Sixteen years after the first Kluger Hybrid debuted in Japan, Toyota Australia has finally introduced its large petrol-electric SUV here in all-new fourth-generation form, and it appears to be catching on.
The modern world is changing faster than many of us are willing to admit, though one thing’s for sure – offering a large SUV solely in petrol V6 form in 2021 is a mug’s game.
Not that a large V6 SUV doesn’t still make sense for many people – it’s a solid option for off-roading, country cruising and effortless towing – but if you’re a city-dwelling type, how do you ignore the fact that the Kluger’s petrol V6 is 50 percent thirstier than its four-cylinder Hybrid alternative?
You’ll pay a premium for the privilege of owning the Hybrid variant ($2500 more than a V6 AWD) but sales show that almost 60 percent of new Kluger buyers are choosing to do so.
Indeed, the Kluger Hybrid AWD, tested here in entry-level GX form, combines very few downsides with one irrefutable upside – fuel efficiency.
Thanks to its Australian suspension tune, the third-generation Kluger (2014-21) was actually pretty good to drive, though in order to make it handle well, its ride suffered. On brittle surfaces or over big road hits, the old Kluger felt club-footed and heavy.
The all-new fourth-generation version, on the other hand, has a much broader dynamic repertoire – blending the ability to not only handle neatly but also ride with cushy absorbency.
In the ride-quality stakes, the Kluger GX Hybrid AWD is old-school plush. Riding on relatively high-profile 235/65R18 Toyo Open Country tyres, it has a lounging lushness on scarred urban roads that allows it to effortlessly obliterate the surface beneath. Only when tasked with big undulations, especially while carrying a load, does the Kluger GX begin to feel too soft.
It blends this comfort focus with a pleasantly neutral handling balance and nicely accurate steering – making the five-metre-long, two-tonne Kluger feel smaller and more agile than its vital stats would suggest. And if the steering feels too light for your tastes, flicking the drive-mode toggle to Sport adds a satisfying layer of weighting firmness without stoking the drivetrain too much.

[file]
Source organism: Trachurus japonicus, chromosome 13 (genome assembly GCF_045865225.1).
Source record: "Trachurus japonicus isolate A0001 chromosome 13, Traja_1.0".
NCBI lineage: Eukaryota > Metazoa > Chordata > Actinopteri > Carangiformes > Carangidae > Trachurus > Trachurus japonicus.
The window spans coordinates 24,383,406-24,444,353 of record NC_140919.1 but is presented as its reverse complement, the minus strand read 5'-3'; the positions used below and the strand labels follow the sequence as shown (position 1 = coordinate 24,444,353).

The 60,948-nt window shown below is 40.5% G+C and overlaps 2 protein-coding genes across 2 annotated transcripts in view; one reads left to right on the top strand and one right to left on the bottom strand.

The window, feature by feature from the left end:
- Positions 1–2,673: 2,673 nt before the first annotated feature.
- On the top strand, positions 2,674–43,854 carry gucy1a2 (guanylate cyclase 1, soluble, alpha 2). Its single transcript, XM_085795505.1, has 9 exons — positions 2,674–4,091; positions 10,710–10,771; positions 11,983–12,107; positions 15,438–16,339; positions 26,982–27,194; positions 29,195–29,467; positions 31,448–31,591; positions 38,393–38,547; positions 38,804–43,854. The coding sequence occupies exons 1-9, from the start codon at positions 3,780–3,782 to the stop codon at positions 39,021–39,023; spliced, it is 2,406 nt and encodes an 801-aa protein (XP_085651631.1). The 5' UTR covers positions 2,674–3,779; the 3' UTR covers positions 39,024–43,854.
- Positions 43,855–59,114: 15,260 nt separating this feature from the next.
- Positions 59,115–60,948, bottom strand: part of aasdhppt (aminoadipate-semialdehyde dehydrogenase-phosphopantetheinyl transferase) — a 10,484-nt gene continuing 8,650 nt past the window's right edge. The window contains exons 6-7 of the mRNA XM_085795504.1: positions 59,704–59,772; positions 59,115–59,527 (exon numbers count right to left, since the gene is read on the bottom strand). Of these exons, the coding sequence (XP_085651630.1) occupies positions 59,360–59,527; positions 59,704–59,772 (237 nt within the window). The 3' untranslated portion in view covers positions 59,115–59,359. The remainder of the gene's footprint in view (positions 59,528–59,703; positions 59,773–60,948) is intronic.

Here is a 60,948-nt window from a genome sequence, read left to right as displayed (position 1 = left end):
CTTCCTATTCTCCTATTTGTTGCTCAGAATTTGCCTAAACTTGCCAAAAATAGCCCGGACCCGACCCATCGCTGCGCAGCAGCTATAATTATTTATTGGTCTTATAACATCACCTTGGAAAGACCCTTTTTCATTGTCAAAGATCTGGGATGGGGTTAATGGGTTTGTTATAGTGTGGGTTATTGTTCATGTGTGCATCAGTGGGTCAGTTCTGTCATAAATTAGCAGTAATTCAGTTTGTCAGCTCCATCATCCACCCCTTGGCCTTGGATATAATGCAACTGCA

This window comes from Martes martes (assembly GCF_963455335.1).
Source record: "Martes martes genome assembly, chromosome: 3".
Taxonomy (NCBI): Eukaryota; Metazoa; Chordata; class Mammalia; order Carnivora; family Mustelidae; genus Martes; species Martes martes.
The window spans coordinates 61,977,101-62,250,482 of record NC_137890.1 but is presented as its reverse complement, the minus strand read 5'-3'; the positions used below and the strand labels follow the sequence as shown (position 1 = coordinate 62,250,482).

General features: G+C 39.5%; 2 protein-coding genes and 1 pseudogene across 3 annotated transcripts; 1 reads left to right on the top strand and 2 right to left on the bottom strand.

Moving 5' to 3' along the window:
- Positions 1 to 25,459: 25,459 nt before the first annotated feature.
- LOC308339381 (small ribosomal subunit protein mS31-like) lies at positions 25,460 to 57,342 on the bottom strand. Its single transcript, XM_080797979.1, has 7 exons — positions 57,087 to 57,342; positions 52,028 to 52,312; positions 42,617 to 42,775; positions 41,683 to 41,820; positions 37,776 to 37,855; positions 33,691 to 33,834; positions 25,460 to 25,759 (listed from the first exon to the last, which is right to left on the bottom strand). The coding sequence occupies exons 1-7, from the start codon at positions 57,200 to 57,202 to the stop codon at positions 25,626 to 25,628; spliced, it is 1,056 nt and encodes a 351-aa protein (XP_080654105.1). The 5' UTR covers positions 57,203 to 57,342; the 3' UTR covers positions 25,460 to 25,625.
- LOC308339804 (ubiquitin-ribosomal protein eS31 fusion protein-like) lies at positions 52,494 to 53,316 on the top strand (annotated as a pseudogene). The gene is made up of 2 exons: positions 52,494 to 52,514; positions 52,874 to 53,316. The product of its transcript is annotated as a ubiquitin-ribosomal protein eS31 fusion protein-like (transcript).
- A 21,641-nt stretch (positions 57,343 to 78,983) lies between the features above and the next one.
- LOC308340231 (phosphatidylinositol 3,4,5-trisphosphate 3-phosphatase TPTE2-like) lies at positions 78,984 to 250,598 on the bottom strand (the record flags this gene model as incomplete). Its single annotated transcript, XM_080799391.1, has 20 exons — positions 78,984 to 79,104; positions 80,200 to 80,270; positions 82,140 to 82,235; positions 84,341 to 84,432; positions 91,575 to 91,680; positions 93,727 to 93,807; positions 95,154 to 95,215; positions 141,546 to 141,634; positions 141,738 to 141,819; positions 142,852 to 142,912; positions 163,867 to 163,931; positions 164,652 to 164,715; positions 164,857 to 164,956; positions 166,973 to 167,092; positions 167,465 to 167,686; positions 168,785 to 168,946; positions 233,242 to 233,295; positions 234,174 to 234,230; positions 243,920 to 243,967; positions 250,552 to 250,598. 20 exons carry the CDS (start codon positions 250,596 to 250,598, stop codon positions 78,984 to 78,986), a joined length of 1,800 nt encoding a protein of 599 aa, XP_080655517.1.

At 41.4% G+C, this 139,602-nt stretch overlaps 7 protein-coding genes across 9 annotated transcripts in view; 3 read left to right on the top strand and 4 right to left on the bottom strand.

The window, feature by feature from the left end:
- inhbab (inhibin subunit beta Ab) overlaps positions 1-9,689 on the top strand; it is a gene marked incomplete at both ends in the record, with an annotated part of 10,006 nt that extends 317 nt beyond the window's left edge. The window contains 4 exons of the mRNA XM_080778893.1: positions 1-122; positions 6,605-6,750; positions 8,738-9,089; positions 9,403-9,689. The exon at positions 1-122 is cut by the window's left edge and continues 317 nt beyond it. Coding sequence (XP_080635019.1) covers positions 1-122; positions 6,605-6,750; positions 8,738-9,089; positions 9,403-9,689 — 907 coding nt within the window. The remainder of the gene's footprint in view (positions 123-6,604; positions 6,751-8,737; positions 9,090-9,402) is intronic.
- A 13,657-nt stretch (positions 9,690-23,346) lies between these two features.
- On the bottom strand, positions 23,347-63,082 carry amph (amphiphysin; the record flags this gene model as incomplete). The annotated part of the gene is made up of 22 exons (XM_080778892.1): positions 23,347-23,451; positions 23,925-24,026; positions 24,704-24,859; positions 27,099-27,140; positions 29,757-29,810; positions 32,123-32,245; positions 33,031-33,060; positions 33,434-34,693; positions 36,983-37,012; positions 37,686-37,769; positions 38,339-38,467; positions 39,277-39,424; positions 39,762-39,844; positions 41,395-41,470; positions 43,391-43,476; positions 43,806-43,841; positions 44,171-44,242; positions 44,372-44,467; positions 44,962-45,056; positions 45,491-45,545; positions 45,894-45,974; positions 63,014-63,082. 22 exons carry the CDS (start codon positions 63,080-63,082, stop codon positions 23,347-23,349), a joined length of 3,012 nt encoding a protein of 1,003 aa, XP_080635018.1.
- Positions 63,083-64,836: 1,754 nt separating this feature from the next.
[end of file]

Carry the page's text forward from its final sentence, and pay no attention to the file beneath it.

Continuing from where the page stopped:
Speaking of which, the Kluger Hybrid is very much an SUV of two halves in the engine department. At a gentle pace, it’s whisper quiet and effortless as the (nickel-metal hydride) battery feeds electric torque to (mostly) the front wheels. But when you squeeze the accelerator deeper, the 2.5-litre four-cylinder petrol engine instantly comes to life, flaring in the background as it plumps acceleration.
While there’s a starkly audible switch in tone, the petrol engine is reasonably smooth, though it’s a little too vocal to sound expensive. Hustle the Hybrid over twisty mountain ranges or along fast-moving freeways and you’ll become very familiar with its CVT transmission sending engine revs soaring.
There’s respectable performance though – Toyota claiming 8.4 seconds for 0-100km/h for the Hybrid AWD compared to 7.8sec for the V6 AWD and 7.5sec for the front-drive V6.
As for safety features, the Kluger GX is generously stocked … with a few caveats.
While offering impressive tech such as junction AEB, lane centring and steering assist, rear cross-traffic alert, blind-spot monitoring, front and rear parking sensors, and auto high-beam, the adaptive cruise control is very conservative and applies braking too early when approaching other vehicles.
Similarly, the lane-trace assist should be much more subtle in its operation. And even though the Kluger Hybrid is AWD – with the ability to send up to 80 percent of drive to the rear wheels – it frequently spins its front wheels when accelerating from a standing start, especially in the wet.
Better tyres please Toyota!
If ‘identifiably Kluger’ and ‘substantially better’ seem like a good combination, then you’ll like the new Kluger’s cabin.
It’s functional in many of the ways the old one was (like the centre shelf that has a thread-through hole for phone cords plugged into one of the USB ports), and offers an easy-to-see, easily navigable arrangement that’s a big improvement from Toyota’s scattered switchgear of the past.